Andrew Kohut of the Pew Research Center thinks things aren't as gloomy as they seem for the GOP. The Wall Street Journal editorial page, naturally, is only too happy to give him space to explain why he thinks this:
A week after President Obama won re-election, two themes are dominant. First, that Mr. Obama kept his job because key elements of his base -- notably young people, African-Americans, Latinos and Asian-Americans -- turned out for him. Second, that the growing size of these voting blocs represents a decisive challenge for the Republican Party.So who was the GOP supposed to run in 2012 who wouldn't have had a lousy favorable rating with the general public? Have you seen Rick Santorum's favorable ratings? Newt Gingrich's? Michele Bachmann's? Donald Trump's? Rick Perry's?
Both points are true, but most observers are overstating the gravity of the GOP's problem. In particular, they are paying too little attention to how weak a candidate Mitt Romney was, and how much that hurt Republican prospects.
Here is what the exit poll found. Mr. Romney's personal image took a hard hit during the primary campaign and remained weak on election day. Just 47% of exit-poll respondents viewed him favorably, compared with 53% for Mr. Obama. Throughout the campaign, Mr. Romney's favorable ratings were among the lowest recorded for a presidential candidate in the modern era....
Mr. Romney was never fully embraced by Republicans themselves, which may have inhibited the expected strong Republican turnout. Pew's election-weekend survey found Mr. Romney with fewer strong supporters (33%) than Mr. Obama (39%). Similarly, a much greater percentage of Obama supporters (80%) than Romney supporters (60%) told Pew that they were voting for their candidate rather than against his opponent....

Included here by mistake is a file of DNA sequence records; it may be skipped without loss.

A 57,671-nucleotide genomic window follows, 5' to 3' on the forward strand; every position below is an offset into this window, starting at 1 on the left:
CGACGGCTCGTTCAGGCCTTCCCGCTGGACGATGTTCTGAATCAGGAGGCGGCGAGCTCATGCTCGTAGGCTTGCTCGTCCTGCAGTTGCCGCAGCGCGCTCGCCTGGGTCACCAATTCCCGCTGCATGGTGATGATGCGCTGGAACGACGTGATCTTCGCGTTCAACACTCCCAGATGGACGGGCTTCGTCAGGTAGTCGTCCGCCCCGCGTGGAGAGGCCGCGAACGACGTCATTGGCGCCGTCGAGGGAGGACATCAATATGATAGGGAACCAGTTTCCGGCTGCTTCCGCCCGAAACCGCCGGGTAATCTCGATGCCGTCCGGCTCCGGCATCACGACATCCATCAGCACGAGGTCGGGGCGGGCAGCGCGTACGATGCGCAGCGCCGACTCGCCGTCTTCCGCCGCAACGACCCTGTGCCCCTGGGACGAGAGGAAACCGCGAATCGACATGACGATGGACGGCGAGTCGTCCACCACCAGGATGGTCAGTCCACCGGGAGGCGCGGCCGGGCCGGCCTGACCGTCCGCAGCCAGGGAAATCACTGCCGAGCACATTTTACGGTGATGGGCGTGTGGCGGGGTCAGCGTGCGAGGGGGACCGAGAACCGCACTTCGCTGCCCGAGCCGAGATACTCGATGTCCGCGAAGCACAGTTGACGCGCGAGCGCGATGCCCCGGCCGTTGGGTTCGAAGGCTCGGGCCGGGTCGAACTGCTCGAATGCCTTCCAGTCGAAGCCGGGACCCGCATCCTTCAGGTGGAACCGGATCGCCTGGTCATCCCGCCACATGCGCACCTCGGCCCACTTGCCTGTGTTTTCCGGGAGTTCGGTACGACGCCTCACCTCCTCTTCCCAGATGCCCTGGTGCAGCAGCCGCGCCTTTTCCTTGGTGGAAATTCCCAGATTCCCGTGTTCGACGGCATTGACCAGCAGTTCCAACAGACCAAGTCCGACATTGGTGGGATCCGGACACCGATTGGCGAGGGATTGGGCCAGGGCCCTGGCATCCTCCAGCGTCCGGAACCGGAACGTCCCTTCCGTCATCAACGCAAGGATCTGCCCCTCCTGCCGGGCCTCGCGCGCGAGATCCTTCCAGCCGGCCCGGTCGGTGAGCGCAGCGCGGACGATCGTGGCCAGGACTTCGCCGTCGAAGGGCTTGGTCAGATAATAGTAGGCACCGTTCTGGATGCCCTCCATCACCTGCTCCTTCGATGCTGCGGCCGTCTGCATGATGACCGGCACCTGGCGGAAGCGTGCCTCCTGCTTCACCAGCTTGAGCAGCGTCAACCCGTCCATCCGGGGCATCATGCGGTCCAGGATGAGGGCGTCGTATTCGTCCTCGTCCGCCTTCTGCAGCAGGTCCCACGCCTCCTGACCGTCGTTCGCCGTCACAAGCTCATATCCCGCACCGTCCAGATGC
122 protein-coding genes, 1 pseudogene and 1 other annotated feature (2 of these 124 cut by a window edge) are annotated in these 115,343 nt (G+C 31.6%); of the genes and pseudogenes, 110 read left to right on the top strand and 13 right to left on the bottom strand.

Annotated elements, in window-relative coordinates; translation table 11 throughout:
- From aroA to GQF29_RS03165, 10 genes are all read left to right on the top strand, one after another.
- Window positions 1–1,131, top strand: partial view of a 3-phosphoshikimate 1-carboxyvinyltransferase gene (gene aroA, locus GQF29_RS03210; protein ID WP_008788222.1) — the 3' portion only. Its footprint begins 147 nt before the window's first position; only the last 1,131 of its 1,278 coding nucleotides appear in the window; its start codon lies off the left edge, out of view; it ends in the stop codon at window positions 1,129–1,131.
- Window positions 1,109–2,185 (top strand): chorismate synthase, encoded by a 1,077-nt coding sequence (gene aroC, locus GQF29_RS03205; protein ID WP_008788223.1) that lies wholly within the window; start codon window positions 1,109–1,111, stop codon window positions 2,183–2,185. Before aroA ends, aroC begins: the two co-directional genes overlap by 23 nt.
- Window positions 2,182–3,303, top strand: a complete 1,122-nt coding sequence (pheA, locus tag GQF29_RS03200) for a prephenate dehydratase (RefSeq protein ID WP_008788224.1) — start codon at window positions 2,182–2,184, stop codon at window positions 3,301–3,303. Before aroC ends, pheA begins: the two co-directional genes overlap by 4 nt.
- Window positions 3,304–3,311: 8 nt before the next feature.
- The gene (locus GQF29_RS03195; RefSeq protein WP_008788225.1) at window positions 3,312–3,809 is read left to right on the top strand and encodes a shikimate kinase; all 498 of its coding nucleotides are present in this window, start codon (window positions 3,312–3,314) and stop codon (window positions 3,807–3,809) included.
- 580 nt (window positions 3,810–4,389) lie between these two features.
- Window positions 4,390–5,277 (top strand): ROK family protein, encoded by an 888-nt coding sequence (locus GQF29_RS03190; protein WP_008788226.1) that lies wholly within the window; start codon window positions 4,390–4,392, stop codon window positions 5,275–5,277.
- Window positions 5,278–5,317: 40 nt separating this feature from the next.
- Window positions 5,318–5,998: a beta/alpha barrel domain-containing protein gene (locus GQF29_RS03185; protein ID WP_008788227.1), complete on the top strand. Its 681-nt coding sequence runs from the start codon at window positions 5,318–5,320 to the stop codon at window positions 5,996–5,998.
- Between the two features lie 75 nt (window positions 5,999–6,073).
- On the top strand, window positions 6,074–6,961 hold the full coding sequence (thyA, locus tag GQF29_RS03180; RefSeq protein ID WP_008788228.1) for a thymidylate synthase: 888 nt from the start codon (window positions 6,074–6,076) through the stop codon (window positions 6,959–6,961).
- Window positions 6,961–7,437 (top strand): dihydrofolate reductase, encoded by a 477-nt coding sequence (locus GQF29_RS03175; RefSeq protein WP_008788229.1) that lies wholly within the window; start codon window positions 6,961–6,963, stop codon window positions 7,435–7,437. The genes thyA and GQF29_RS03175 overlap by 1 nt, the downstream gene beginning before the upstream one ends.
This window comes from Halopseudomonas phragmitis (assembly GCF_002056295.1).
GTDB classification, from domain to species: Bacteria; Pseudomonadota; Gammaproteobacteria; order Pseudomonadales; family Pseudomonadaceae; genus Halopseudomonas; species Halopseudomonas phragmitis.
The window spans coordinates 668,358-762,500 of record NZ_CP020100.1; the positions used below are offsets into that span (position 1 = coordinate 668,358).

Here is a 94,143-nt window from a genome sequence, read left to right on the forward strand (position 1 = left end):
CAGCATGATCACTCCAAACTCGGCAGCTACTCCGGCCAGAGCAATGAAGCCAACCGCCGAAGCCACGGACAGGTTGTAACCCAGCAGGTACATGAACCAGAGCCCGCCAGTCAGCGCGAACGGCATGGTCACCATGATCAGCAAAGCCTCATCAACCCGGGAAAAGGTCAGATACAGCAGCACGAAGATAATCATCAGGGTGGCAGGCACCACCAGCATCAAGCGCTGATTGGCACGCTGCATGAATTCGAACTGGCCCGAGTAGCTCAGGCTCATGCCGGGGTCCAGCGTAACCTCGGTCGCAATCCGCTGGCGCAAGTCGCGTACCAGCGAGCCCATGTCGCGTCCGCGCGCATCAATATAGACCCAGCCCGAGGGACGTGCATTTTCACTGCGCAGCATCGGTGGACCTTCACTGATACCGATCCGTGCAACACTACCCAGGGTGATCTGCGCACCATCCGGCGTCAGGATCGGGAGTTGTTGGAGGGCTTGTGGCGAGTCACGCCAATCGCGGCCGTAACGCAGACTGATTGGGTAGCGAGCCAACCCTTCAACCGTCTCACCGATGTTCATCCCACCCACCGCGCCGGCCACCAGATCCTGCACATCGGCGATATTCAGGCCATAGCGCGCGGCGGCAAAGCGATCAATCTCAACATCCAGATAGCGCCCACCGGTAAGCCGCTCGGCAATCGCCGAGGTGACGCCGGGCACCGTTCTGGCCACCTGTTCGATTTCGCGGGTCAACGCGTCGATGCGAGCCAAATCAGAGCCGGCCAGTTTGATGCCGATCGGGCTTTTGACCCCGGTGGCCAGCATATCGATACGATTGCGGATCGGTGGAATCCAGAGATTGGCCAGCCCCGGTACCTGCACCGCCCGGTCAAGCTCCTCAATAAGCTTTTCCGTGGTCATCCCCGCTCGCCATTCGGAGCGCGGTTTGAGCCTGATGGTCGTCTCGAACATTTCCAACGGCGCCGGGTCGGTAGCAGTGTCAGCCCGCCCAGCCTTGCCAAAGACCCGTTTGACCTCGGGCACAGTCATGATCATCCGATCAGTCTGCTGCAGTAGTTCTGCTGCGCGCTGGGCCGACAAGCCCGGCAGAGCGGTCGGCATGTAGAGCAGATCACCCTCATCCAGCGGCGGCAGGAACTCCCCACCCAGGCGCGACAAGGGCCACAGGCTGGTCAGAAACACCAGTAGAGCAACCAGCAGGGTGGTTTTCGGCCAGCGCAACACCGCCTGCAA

I know the response from non-crazy Republicans is that the GOP could have won this time around with a less polarizing candidate -- a Pawlenty, a Huntsman, a Barbour, a Daniels. But that speaks directly to Kohut's second point: GOP primary voters don't like less polarizing candidates. They were thoroughly uninspired by Pawlenty. They despised Huntsman as an Obama appeaser. Barbour really isn't interested in fighting various Fox News culture battles. Daniels called for a culture war truce -- he'd never get the nomination.
I'm not saying that Republicans can't possibly find the sweet spot -- a candidate the crazy base can get behind who doesn't alienate Hispanics, single women, and others in Obama's coalition. I'm saying that the Republican nominating process seems purpose-built to winnow out anyone with broad appeal. It inspired Romney to push himself way to the right on immigration, reproductive rights, and taxing the rich. It will probably have a similar effect on anyone with broad general appeal in 2016.
Some contenders are probably doomed already. Chris Christie, who's gone from Fox News warrior to cuddly centrist in the past month, is, I suspect, already seen by 2016 GOP primary voters the way 2004 Democratic primary voters saw Joe Lieberman -- as a thoroughly unacceptable appeaser of the opposite party. Rand Paul is softening on immigration -- he's probably toast as well.
No, the demographic deck is not really stacked against the GOP for 2016 and beyond. But in all likelihood the GOP will continue to stack the deck against itself.